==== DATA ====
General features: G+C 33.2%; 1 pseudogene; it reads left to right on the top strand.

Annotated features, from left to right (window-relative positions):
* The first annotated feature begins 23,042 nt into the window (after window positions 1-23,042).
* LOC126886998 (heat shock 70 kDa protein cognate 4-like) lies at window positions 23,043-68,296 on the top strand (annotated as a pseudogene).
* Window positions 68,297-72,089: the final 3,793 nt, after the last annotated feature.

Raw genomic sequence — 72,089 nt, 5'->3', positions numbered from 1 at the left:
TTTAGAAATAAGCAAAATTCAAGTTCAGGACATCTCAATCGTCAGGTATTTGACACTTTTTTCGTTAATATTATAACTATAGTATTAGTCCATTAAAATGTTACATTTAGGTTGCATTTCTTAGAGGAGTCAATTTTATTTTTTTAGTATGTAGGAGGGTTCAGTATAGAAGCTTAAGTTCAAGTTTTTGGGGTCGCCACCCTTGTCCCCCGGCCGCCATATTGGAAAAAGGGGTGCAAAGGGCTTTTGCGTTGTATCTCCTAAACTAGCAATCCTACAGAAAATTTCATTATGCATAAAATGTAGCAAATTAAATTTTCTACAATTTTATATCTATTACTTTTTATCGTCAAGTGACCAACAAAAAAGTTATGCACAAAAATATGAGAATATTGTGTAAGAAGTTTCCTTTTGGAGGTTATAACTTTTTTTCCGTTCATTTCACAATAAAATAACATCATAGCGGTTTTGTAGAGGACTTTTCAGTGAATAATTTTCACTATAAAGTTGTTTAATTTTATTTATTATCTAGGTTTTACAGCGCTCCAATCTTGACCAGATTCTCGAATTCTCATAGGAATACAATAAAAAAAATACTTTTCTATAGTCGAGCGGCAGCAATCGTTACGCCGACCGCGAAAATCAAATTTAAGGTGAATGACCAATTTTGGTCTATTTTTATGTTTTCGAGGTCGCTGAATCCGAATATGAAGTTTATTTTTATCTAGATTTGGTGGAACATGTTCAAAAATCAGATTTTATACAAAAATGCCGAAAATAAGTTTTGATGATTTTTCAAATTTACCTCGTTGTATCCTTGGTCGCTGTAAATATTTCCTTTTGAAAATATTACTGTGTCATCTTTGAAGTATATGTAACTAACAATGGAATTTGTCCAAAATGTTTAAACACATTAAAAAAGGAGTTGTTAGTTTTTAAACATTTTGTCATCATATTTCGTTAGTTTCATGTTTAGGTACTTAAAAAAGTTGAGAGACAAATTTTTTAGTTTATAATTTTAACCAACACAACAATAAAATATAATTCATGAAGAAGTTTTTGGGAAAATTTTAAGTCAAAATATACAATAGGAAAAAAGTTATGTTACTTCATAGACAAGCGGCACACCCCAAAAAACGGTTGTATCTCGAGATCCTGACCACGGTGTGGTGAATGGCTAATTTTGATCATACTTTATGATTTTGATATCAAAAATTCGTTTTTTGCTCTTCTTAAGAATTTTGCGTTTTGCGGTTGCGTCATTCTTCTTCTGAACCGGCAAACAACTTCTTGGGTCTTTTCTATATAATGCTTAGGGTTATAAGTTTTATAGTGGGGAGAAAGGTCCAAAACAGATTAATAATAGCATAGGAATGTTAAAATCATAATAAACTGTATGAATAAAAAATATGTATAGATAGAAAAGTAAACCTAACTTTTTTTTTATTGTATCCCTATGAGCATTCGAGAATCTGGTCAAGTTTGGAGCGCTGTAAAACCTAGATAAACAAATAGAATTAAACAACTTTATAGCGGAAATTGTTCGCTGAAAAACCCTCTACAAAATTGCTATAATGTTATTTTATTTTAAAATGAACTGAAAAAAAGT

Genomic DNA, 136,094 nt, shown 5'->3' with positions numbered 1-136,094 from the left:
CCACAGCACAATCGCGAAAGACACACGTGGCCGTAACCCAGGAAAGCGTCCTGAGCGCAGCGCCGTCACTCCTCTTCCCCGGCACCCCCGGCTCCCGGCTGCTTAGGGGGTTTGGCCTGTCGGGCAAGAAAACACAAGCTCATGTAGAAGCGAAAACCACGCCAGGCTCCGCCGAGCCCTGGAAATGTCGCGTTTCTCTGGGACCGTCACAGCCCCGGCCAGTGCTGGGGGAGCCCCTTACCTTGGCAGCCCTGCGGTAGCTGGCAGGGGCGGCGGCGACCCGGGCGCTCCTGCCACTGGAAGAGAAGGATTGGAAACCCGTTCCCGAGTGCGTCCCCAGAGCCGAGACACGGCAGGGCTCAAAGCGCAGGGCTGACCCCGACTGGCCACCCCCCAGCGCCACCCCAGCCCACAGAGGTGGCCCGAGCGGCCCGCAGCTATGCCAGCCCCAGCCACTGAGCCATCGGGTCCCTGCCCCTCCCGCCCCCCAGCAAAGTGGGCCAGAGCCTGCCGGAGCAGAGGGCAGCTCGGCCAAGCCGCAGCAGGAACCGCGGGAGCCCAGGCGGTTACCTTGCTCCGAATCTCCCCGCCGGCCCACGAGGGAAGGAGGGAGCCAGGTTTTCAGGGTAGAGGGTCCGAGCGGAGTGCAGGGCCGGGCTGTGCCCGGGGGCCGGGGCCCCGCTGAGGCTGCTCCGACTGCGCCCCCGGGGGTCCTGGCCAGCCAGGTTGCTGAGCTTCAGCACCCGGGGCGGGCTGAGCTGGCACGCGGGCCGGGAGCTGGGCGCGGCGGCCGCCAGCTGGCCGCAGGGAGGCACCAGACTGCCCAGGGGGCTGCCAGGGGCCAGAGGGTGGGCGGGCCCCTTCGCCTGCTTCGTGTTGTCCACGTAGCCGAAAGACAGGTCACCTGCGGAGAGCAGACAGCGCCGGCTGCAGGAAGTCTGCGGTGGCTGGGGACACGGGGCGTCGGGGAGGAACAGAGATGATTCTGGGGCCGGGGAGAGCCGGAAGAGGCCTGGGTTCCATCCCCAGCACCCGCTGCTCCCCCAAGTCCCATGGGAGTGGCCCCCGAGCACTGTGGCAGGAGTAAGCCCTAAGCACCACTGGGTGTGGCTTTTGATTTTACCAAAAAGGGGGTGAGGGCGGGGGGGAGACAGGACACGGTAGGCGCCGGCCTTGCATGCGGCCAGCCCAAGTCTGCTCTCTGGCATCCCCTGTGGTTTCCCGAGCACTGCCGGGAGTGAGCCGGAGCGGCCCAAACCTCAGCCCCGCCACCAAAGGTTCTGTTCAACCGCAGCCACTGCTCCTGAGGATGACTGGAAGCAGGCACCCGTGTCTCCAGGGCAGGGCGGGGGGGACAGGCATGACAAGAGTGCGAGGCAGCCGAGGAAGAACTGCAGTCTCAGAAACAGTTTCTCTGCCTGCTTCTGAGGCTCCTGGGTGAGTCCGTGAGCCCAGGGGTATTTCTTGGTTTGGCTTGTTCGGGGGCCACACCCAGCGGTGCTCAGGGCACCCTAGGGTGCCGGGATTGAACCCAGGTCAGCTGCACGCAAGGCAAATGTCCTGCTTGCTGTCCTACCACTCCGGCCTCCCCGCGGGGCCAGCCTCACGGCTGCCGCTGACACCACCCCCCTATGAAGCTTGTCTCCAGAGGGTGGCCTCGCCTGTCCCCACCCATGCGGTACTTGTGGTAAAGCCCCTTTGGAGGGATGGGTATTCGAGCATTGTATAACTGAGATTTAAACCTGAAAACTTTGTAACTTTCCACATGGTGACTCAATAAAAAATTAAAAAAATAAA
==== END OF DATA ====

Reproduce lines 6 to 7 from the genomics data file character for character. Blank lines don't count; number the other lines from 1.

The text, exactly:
Raw genomic sequence — 72,089 nt, 5'->3', positions numbered from 1 at the left:
TTTAGAAATAAGCAAAATTCAAGTTCAGGACATCTCAATCGTCAGGTATTTGACACTTTTTTCGTTAATATTATAACTATAGTATTAGTCCATTAAAATGTTACATTTAGGTTGCATTTCTTAGAGGAGTCAATTTTATTTTTTTAGTATGTAGGAGGGTTCAGTATAGAAGCTTAAGTTCAAGTTTTTGGGGTCGCCACCCTTGTCCCCCGGCCGCCATATTGGAAAAAGGGGTGCAAAGGGCTTTTGCGTTGTATCTCCTAAACTAGCAATCCTACAGAAAATTTCATTATGCATAAAATGTAGCAAATTAAATTTTCTACAATTTTATATCTATTACTTTTTATCGTCAAGTGACCAACAAAAAAGTTATGCACAAAAATATGAGAATATTGTGTAAGAAGTTTCCTTTTGGAGGTTATAACTTTTTTTCCGTTCATTTCACAATAAAATAACATCATAGCGGTTTTGTAGAGGACTTTTCAGTGAATAATTTTCACTATAAAGTTGTTTAATTTTATTTATTATCTAGGTTTTACAGCGCTCCAATCTTGACCAGATTCTCGAATTCTCATAGGAATACAATAAAAAAAATACTTTTCTATAGTCGAGCGGCAGCAATCGTTACGCCGACCGCGAAAATCAAATTTAAGGTGAATGACCAATTTTGGTCTATTTTTATGTTTTCGAGGTCGCTGAATCCGAATATGAAGTTTATTTTTATCTAGATTTGGTGGAACATGTTCAAAAATCAGATTTTATACAAAAATGCCGAAAATAAGTTTTGATGATTTTTCAAATTTACCTCGTTGTATCCTTGGTCGCTGTAAATATTTCCTTTTGAAAATATTACTGTGTCATCTTTGAAGTATATGTAACTAACAATGGAATTTGTCCAAAATGTTTAAACACATTAAAAAAGGAGTTGTTAGTTTTTAAACATTTTGTCATCATATTTCGTTAGTTTCATGTTTAGGTACTTAAAAAAGTTGAGAGACAAATTTTTTAGTTTATAATTTTAACCAACACAACAATAAAATATAATTCATGAAGAAGTTTTTGGGAAAATTTTAAGTCAAAATATACAATAGGAAAAAAGTTATGTTACTTCATAGACAAGCGGCACACCCCAAAAAACGGTTGTATCTCGAGATCCTGACCACGGTGTGGTGAATGGCTAATTTTGATCATACTTTATGATTTTGATATCAAAAATTCGTTTTTTGCTCTTCTTAAGAATTTTGCGTTTTGCGGTTGCGTCATTCTTCTTCTGAACCGGCAAACAACTTCTTGGGTCTTTTCTATATAATGCTTAGGGTTATAAGTTTTATAGTGGGGAGAAAGGTCCAAAACAGATTAATAATAGCATAGGAATGTTAAAATCATAATAAACTGTATGAATAAAAAATATGTATAGATAGAAAAGTAAACCTAACTTTTTTTTTATTGTATCCCTATGAGCATTCGAGAATCTGGTCAAGTTTGGAGCGCTGTAAAACCTAGATAAACAAATAGAATTAAACAACTTTATAGCGGAAATTGTTCGCTGAAAAACCCTCTACAAAATTGCTATAATGTTATTTTATTTTAAAATGAACTGAAAAAAAGT